Mo Sinu moccu Min

Mo Sinu moccu Min, also known as Sinilis, Sinlán Moccu Mín (died 610) was an Irish scholar.

Inscription on a building in Dublin, honouring Sinlan as famosus magister mundi ("famous teacher of the world").

Fifth abbot of Bangor, "Mo-Sinu maccu Min ... was the first of the Hibernenses who learned the computus by heart from a certain Greek. Afterwards, Mo-Chuoróc maccu Neth Sémon, whom the Romani styled doctor of the whole world, and a pupil of the aforesaid scholar, in the island called Crannach of Duin Lethglaisse (Downpatrick), committed this knowledge to writing, lest it should fade from memory."[1] This computus is thought to have been an oro numerorum.

It is thought that he is identical to the Sinilis who tutored Columbanus, according to Jonas of Bobbio.[2] If so, he would have taught Columbanus in the years prior to his departure to France about 585.

Robin Flower wrote of him that "It is clear that particular attention was paid to historical studies at Bangor, and the earliest Irish chronicle was probably a production of that house. It has been attributed with good reason to Sinlán Moccu Mín, that Sinlanus who is described in the list of abbots in the Antiphonary of Bangor as the 'famed teacher of the world.'" Flower also suggested that he was the teacher in the monastic school of Bangor on Cranny Island in Strangford Lough, and that the chronicle, like the computus, "was compiled under his supervision rather than actually written in his own hands."[3]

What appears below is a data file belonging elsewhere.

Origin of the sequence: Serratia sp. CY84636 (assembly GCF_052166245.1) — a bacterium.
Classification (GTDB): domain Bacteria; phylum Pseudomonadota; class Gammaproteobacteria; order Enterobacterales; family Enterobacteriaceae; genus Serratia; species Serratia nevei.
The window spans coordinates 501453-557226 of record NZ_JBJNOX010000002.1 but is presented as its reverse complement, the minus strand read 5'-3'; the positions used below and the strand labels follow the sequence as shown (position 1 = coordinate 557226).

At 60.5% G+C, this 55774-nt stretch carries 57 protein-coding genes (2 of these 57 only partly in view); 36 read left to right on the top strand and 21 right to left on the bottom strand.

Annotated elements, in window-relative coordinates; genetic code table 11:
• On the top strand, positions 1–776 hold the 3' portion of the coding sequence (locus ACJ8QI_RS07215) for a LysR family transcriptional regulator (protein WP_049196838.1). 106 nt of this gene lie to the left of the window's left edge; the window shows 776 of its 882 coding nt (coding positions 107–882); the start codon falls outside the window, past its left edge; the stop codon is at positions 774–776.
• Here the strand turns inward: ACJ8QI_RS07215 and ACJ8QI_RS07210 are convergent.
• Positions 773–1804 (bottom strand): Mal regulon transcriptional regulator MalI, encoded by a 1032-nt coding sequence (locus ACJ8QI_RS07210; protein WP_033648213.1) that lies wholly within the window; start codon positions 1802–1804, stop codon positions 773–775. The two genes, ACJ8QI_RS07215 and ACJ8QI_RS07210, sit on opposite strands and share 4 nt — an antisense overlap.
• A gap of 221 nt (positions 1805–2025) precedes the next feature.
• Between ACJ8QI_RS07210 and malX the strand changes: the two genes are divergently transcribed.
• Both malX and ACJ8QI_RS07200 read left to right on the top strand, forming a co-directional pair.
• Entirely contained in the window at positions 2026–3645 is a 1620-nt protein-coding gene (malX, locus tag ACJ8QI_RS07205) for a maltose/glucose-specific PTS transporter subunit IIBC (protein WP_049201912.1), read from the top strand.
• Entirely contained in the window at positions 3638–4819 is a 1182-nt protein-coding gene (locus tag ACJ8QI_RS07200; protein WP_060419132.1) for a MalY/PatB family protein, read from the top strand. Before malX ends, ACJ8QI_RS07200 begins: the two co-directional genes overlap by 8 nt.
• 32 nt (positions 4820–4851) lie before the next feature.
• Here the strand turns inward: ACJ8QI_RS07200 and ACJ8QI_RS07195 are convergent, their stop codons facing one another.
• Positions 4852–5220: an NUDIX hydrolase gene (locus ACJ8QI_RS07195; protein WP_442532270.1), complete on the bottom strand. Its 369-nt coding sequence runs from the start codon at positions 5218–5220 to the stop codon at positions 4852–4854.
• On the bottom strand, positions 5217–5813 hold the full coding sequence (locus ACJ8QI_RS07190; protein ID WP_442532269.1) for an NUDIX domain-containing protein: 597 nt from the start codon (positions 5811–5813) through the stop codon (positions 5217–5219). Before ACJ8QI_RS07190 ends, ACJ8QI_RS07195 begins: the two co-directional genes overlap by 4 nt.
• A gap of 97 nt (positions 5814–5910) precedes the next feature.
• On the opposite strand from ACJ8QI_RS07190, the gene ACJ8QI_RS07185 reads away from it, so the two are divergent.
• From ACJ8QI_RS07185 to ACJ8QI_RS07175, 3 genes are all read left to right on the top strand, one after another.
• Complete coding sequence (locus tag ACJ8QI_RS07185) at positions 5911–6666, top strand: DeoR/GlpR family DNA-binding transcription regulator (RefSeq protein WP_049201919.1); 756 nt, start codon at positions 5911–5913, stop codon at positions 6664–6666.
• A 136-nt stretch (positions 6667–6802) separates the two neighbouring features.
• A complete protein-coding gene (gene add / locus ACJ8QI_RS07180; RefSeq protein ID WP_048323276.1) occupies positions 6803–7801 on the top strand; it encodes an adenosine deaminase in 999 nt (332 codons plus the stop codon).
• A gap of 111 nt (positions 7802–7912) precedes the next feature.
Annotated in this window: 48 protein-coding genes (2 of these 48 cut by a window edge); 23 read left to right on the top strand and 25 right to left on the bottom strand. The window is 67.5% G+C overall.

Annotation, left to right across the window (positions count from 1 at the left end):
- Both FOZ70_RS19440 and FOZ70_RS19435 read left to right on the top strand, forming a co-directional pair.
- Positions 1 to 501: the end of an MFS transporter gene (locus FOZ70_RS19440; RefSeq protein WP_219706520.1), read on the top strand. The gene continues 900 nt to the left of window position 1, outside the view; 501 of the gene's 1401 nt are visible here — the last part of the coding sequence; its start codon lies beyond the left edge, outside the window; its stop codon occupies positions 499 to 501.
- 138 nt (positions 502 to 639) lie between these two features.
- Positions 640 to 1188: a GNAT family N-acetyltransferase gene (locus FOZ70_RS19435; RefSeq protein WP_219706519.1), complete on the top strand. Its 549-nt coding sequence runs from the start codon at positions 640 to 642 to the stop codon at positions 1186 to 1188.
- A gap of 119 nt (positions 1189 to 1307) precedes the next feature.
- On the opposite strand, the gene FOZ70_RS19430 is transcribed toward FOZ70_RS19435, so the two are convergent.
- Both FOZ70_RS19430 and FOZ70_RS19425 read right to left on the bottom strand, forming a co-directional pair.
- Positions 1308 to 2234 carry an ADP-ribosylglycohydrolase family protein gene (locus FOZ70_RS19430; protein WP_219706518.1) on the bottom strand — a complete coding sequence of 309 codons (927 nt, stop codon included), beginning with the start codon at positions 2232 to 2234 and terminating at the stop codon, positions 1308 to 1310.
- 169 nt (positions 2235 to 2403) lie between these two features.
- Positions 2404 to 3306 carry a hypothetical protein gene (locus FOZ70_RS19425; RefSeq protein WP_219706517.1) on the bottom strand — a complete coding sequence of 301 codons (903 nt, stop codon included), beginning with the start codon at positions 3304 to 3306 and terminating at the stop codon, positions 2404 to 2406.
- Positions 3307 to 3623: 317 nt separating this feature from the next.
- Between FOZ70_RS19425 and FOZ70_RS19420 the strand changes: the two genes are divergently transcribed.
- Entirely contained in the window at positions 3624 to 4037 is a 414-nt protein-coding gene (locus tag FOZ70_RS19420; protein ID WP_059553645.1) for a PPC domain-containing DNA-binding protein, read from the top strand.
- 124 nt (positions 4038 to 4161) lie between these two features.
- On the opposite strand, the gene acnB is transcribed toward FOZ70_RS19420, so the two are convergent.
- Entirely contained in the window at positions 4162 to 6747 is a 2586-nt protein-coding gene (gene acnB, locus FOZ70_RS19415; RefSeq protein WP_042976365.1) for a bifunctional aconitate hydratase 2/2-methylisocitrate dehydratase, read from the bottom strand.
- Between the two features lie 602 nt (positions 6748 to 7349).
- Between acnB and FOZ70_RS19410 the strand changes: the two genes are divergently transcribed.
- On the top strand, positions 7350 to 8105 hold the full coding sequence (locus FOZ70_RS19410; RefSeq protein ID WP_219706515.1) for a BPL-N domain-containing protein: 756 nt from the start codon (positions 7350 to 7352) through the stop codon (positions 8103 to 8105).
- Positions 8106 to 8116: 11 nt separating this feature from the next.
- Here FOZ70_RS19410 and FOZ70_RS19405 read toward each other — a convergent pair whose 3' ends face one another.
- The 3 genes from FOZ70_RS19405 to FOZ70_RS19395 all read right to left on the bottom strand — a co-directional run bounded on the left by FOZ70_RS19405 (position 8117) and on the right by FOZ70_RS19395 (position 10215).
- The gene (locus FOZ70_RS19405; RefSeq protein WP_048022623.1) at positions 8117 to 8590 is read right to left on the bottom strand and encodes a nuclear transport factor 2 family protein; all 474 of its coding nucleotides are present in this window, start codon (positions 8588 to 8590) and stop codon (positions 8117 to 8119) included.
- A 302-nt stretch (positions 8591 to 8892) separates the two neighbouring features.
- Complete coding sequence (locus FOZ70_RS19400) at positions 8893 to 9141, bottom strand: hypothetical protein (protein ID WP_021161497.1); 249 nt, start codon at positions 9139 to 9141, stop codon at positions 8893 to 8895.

1. ^ MS m, Universitatsbibliothek, Wurzburg; see also below
  2. ^ p.113, Ireland and her neighbours in the Seventh Century, by Michael Richter.
  3. ^ p.14, "The Irish Tradition", Robin Flower, 1947

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